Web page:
'If I go there will be trouble, and if I stay it will be double'. Anyone who knows anything about music should now be singing that familiar tune - 'Should I Stay or Should I Go?' by The Clash. Also, anyone who knows anything about the band who wrote this hit record will probably feel aggrieved with the lyrics of the song being used to describe issues in the Irish jobs market. To compensate for any potential inconvenience, please play the link attached as a reward for reading through my latest blog!
This week I travelled to Galway to meet with one of our blue chip clients. They’re also one of Ireland’s largest employers. The nature of the meeting centred on how to attract top candidates to the West of Ireland and to this hugely successful organisation. In particular we discussed one of their current immediate requirements in their procurement function. Even though the role offers a great package, career progression and global exposure, one of their biggest challenges has been to attract the country’s top procurement candidates to the Galway location.
Figures taken from the Irish Independent show that in 2012 more than 200 people a day left Ireland. The majority of these people emigrated as they were left with no other option. What I’d like to know is: are people who are lucky enough to have careers in Ireland doing enough to nurture and protect this privileged position? More specifically, how much of a bearing does location have? I’m sure of two things: Firstly, the island we live on is very small; secondly, if a role offers a great package, career progression and global exposure within an excellent organisation, then location within this small country should not be the key factor in ruling out a job offer.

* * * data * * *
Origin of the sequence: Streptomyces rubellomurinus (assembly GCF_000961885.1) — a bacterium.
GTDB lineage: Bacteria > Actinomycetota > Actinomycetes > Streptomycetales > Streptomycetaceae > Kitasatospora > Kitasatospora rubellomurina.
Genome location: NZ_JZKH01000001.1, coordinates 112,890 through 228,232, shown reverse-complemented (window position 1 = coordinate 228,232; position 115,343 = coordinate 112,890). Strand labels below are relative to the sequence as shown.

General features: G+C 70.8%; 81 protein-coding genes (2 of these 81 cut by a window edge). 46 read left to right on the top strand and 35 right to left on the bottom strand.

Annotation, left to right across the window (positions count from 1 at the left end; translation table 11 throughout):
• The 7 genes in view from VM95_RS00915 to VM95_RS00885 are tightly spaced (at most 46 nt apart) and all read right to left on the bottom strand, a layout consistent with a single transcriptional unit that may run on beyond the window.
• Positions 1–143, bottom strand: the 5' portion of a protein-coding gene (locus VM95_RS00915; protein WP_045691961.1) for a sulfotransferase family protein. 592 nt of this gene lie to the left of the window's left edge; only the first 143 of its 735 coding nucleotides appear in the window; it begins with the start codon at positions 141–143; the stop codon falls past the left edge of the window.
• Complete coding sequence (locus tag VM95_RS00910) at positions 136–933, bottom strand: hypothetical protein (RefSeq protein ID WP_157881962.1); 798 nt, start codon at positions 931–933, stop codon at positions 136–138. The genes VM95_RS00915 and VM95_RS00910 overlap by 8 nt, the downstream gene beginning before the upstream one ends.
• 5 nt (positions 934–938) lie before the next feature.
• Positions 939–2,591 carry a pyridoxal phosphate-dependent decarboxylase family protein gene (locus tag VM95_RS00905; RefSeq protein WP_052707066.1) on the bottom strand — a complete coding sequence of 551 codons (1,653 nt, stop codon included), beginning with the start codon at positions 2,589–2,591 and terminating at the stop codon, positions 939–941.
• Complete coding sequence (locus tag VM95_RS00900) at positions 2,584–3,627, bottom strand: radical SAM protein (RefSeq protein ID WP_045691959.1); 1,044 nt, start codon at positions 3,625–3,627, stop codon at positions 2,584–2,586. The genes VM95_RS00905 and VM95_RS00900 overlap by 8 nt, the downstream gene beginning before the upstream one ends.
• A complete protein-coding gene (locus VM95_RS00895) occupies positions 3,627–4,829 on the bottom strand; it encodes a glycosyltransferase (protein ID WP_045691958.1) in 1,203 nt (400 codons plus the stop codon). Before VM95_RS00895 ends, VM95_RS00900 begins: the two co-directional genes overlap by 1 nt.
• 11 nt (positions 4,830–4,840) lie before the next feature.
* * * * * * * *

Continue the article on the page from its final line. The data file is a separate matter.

The next time you see a company or position and rule it out purely based on location, I advise you to probe further into the idea. Analyse all options starting with: can this role advance my career? If the answer is yes, ask yourself is the location possible to access by public transport? Then ask is it commutable? How much would it cost to rent or cut a deal with a local B&B? Could I see myself settling in this location in two years time? Does the company offer a relocation contribution? Are there people in the company with a similar commuting issue? Only when you have answered these questions should you make a decision.
Figures from the Central Statistics Office show that over 72,000 people emigrated in 2012. Career stability should never be taken for granted or overlooked. Dublin to Galway represents a 210 KM journey. Dublin to Sydney represents over 15,000 KM. If the right role comes your way, should you stay or should you go? My advice is to take more time to consider all your options before ruling out a role.